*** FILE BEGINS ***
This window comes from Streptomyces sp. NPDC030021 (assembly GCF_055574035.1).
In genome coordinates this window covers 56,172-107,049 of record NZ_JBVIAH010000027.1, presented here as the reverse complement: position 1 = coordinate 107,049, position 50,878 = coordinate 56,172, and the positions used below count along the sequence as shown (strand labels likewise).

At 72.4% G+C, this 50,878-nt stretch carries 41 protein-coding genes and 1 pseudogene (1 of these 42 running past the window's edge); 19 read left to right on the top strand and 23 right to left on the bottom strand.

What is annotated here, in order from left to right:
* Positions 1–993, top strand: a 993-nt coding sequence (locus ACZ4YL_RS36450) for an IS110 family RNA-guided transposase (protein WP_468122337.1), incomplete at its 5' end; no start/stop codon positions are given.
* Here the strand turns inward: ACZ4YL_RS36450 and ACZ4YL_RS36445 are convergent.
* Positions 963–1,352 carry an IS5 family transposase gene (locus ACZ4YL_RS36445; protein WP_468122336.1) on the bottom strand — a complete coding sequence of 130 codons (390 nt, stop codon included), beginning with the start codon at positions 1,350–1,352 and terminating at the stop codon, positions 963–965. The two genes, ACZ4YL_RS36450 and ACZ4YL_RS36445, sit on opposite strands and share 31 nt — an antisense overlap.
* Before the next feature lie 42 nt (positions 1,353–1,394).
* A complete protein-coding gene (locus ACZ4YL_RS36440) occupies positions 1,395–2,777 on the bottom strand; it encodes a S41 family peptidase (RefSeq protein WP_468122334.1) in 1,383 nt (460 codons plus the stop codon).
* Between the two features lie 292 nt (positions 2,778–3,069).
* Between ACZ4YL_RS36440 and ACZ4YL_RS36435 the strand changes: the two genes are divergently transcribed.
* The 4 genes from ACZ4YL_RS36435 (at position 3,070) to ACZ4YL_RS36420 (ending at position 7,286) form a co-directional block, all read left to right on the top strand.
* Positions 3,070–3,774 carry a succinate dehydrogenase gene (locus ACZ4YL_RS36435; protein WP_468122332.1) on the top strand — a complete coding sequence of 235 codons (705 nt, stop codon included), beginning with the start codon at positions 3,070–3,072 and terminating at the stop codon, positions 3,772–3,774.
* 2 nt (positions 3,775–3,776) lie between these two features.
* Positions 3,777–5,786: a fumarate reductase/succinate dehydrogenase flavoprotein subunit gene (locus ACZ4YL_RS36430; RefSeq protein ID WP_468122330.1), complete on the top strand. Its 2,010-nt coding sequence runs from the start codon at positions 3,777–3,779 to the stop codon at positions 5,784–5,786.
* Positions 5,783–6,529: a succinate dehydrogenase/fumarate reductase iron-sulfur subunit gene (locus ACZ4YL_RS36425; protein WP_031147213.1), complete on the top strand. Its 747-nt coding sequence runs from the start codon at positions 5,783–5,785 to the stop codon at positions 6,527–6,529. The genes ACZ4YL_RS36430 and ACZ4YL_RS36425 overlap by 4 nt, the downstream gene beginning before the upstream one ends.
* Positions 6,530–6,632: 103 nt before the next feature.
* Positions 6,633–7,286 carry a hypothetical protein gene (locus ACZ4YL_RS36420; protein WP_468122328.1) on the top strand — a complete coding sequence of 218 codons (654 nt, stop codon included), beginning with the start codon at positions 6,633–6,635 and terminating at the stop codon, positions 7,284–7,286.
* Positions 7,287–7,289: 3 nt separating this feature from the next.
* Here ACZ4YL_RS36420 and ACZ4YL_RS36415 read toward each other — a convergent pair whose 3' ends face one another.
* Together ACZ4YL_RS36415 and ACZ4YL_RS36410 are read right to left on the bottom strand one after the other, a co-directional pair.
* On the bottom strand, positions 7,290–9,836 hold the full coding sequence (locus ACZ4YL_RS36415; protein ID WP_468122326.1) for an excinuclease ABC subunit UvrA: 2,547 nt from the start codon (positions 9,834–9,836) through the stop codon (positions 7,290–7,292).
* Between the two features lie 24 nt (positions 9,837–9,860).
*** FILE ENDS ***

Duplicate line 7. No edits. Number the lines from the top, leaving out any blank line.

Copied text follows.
* Positions 963–1,352 carry an IS5 family transposase gene (locus ACZ4YL_RS36445; protein WP_468122336.1) on the bottom strand — a complete coding sequence of 130 codons (390 nt, stop codon included), beginning with the start codon at positions 1,350–1,352 and terminating at the stop codon, positions 963–965. The two genes, ACZ4YL_RS36450 and ACZ4YL_RS36445, sit on opposite strands and share 31 nt — an antisense overlap.